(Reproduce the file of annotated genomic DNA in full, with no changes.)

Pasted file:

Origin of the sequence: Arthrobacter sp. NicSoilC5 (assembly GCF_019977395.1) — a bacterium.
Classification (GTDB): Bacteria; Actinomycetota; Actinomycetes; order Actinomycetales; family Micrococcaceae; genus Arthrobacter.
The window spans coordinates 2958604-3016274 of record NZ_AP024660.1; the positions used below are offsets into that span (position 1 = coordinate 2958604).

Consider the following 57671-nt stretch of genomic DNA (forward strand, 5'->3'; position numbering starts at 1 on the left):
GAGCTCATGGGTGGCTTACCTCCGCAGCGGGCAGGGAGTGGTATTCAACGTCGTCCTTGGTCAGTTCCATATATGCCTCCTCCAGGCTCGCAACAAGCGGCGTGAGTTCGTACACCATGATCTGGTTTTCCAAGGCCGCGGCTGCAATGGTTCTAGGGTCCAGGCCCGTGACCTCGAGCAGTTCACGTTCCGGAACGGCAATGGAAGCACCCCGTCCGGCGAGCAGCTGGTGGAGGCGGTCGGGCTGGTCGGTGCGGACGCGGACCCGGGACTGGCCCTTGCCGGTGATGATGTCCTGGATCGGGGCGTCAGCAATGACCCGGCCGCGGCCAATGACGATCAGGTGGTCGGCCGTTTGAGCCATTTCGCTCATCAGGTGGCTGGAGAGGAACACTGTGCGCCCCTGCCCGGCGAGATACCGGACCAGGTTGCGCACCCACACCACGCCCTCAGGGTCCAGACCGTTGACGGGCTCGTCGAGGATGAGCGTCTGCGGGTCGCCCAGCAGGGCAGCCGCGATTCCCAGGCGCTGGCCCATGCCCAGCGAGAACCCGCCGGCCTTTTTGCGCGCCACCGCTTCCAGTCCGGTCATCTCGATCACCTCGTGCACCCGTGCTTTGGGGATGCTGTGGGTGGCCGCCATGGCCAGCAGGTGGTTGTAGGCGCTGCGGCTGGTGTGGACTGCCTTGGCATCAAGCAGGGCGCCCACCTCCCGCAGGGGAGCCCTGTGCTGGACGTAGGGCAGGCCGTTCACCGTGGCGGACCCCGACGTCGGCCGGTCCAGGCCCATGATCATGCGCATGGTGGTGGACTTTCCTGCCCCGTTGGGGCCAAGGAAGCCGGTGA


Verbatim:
Origin of the sequence: Arthrobacter sp. NicSoilC5 (assembly GCF_019977395.1) — a bacterium.
Classification (GTDB): Bacteria; Actinomycetota; Actinomycetes; order Actinomycetales; family Micrococcaceae; genus Arthrobacter.
The window spans coordinates 2958604-3016274 of record NZ_AP024660.1; the positions used below are offsets into that span (position 1 = coordinate 2958604).

Consider the following 57671-nt stretch of genomic DNA (forward strand, 5'->3'; position numbering starts at 1 on the left):
GAGCTCATGGGTGGCTTACCTCCGCAGCGGGCAGGGAGTGGTATTCAACGTCGTCCTTGGTCAGTTCCATATATGCCTCCTCCAGGCTCGCAACAAGCGGCGTGAGTTCGTACACCATGATCTGGTTTTCCAAGGCCGCGGCTGCAATGGTTCTAGGGTCCAGGCCCGTGACCTCGAGCAGTTCACGTTCCGGAACGGCAATGGAAGCACCCCGTCCGGCGAGCAGCTGGTGGAGGCGGTCGGGCTGGTCGGTGCGGACGCGGACCCGGGACTGGCCCTTGCCGGTGATGATGTCCTGGATCGGGGCGTCAGCAATGACCCGGCCGCGGCCAATGACGATCAGGTGGTCGGCCGTTTGAGCCATTTCGCTCATCAGGTGGCTGGAGAGGAACACTGTGCGCCCCTGCCCGGCGAGATACCGGACCAGGTTGCGCACCCACACCACGCCCTCAGGGTCCAGACCGTTGACGGGCTCGTCGAGGATGAGCGTCTGCGGGTCGCCCAGCAGGGCAGCCGCGATTCCCAGGCGCTGGCCCATGCCCAGCGAGAACCCGCCGGCCTTTTTGCGCGCCACCGCTTCCAGTCCGGTCATCTCGATCACCTCGTGCACCCGTGCTTTGGGGATGCTGTGGGTGGCCGCCATGGCCAGCAGGTGGTTGTAGGCGCTGCGGCTGGTGTGGACTGCCTTGGCATCAAGCAGGGCGCCCACCTCCCGCAGGGGAGCCCTGTGCTGGACGTAGGGCAGGCCGTTCACCGTGGCGGACCCCGACGTCGGCCGGTCCAGGCCCATGATCATGCGCATGGTGGTGGACTTTCCTGCCCCGTTGGGGCCAAGGAAGCCGGTGA